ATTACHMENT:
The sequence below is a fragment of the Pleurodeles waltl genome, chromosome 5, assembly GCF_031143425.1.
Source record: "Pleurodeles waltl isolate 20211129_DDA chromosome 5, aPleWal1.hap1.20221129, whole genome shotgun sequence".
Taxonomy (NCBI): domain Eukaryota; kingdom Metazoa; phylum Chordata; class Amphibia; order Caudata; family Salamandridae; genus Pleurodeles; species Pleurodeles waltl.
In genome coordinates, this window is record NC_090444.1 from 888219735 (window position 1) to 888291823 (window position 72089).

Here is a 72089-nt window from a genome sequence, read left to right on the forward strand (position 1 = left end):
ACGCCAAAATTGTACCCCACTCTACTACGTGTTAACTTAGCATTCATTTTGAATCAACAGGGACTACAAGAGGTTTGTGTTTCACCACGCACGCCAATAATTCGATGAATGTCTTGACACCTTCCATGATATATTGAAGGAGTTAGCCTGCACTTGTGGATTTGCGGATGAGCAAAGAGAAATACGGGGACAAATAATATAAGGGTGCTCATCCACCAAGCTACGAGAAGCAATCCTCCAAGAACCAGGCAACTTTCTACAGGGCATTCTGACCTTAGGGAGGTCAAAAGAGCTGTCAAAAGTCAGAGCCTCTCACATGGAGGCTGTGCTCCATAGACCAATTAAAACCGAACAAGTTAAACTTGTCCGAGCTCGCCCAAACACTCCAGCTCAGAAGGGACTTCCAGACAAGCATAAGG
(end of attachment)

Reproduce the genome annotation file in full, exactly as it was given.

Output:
The sequence below is a fragment of the Pleurodeles waltl genome, chromosome 5, assembly GCF_031143425.1.
Source record: "Pleurodeles waltl isolate 20211129_DDA chromosome 5, aPleWal1.hap1.20221129, whole genome shotgun sequence".
Taxonomy (NCBI): domain Eukaryota; kingdom Metazoa; phylum Chordata; class Amphibia; order Caudata; family Salamandridae; genus Pleurodeles; species Pleurodeles waltl.
In genome coordinates, this window is record NC_090444.1 from 888219735 (window position 1) to 888291823 (window position 72089).

Here is a 72089-nt window from a genome sequence, read left to right on the forward strand (position 1 = left end):
ACGCCAAAATTGTACCCCACTCTACTACGTGTTAACTTAGCATTCATTTTGAATCAACAGGGACTACAAGAGGTTTGTGTTTCACCACGCACGCCAATAATTCGATGAATGTCTTGACACCTTCCATGATATATTGAAGGAGTTAGCCTGCACTTGTGGATTTGCGGATGAGCAAAGAGAAATACGGGGACAAATAATATAAGGGTGCTCATCCACCAAGCTACGAGAAGCAATCCTCCAAGAACCAGGCAACTTTCTACAGGGCATTCTGACCTTAGGGAGGTCAAAAGAGCTGTCAAAAGTCAGAGCCTCTCACATGGAGGCTGTGCTCCATAGACCAATTAAAACCGAACAAGTTAAACTTGTCCGAGCTCGCCCAAACACTCCAGCTCAGAAGGGACTTCCAGACAAGCATAAGG